2. Create a Chapbook Statement: After becoming familiar with the contemporary chapbook, I began to imagine what my contemporary chapbook would look like: Did the theme structure it? Did it follow the narrative of a story? What is it I want to communicate to my audience? Questions like these are great ways to conceptualize the work you wish to bring into your community. This ‘Chapbook Statement’ will thus help inform you as you begin to formulate your very own small collection of poetry.
    3. Write. And then write some more: This step is pretty self-explanatory—if you’re not writing, you’re not going to have anything to present to your audience. While it may seem daunting at first, writing every day can accelerate your success as a writer and, consequently, the creation of your chapbook. Find tips here on how to motivate yourself to write once a day. 
    4. Start your first draft of the chapbook: The next step is to combine all the poetry you have written into an extremely rough draft of your chapbook—refrain from overanalyzing; this is just your first draft! But, it is essential to share your work with your peers moving forward, as they can offer you insight into your writing that you may not be able to provide yourself. Remember, criticism does not mean something is bad—frequently, it is a reflection that something is working, but fighting to the surface for better framing.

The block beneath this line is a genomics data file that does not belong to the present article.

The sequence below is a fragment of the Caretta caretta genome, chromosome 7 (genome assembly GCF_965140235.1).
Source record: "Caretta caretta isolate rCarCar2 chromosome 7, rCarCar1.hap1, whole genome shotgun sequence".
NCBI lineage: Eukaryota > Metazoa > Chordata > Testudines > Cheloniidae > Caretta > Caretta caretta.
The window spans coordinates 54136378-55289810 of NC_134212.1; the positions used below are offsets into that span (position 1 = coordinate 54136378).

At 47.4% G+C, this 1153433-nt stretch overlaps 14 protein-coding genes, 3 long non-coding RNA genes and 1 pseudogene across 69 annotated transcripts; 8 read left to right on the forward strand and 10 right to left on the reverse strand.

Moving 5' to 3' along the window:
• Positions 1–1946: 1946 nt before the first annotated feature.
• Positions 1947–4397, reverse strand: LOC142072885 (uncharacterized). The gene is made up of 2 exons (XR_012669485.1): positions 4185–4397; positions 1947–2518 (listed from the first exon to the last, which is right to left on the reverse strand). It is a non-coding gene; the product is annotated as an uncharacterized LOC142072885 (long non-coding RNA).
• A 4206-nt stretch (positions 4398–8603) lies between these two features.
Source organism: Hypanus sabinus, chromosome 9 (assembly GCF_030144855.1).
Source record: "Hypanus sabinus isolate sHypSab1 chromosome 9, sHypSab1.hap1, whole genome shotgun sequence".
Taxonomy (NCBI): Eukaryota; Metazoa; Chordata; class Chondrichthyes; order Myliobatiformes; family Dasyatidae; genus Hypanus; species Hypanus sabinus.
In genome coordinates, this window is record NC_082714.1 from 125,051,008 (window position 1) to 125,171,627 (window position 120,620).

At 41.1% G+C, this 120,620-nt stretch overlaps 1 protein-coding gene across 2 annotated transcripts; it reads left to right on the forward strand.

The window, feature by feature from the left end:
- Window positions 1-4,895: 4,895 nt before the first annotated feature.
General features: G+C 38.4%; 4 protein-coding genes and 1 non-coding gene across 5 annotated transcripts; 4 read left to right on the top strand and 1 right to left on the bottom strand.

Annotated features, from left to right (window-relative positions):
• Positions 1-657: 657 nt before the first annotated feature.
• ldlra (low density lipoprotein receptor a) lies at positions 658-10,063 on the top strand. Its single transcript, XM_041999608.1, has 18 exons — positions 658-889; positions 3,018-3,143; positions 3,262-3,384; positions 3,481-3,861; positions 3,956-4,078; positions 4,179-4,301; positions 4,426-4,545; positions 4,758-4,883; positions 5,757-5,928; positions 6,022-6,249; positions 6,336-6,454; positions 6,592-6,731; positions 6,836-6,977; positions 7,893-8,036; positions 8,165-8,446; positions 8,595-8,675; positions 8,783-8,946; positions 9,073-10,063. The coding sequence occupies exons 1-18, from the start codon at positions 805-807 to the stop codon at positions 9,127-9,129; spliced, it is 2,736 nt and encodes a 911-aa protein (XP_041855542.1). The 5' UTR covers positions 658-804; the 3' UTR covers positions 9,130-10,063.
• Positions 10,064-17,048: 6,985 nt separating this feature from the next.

5. Finalize your final chapbook draft: After you have reached out to your peers and get feedback, you can finalize your chapbook and share it with your community. While completing this final draft, you should consider specific organizational elements such as order, supplemental visual material, and an artist statement at the end or beginning of your collection. This is where you can get creative and shape your chapbook the way you want to present it—while, in the beginning, it was important to study those contemporary poets. Creating your own contemporary poetic identity and sharing it with the world is your point.
    6. Pat yourself on the back: A chapbook is a massive project, though defined by its lesser nature than the complete poetry collection! Congratulate yourself, and share your work with the world! You may choose to submit your chapbook to contests, publish it on a blog, or simply print it out for some of your closest friends—no matter what, you’ve done the hard work, and sharing that work with your community can be one of the most rewarding experiences for a poet. Not only have you now created your own small collection of poetry, but you have also introduced this collection into your communities and continued your journey as a contemporary poet.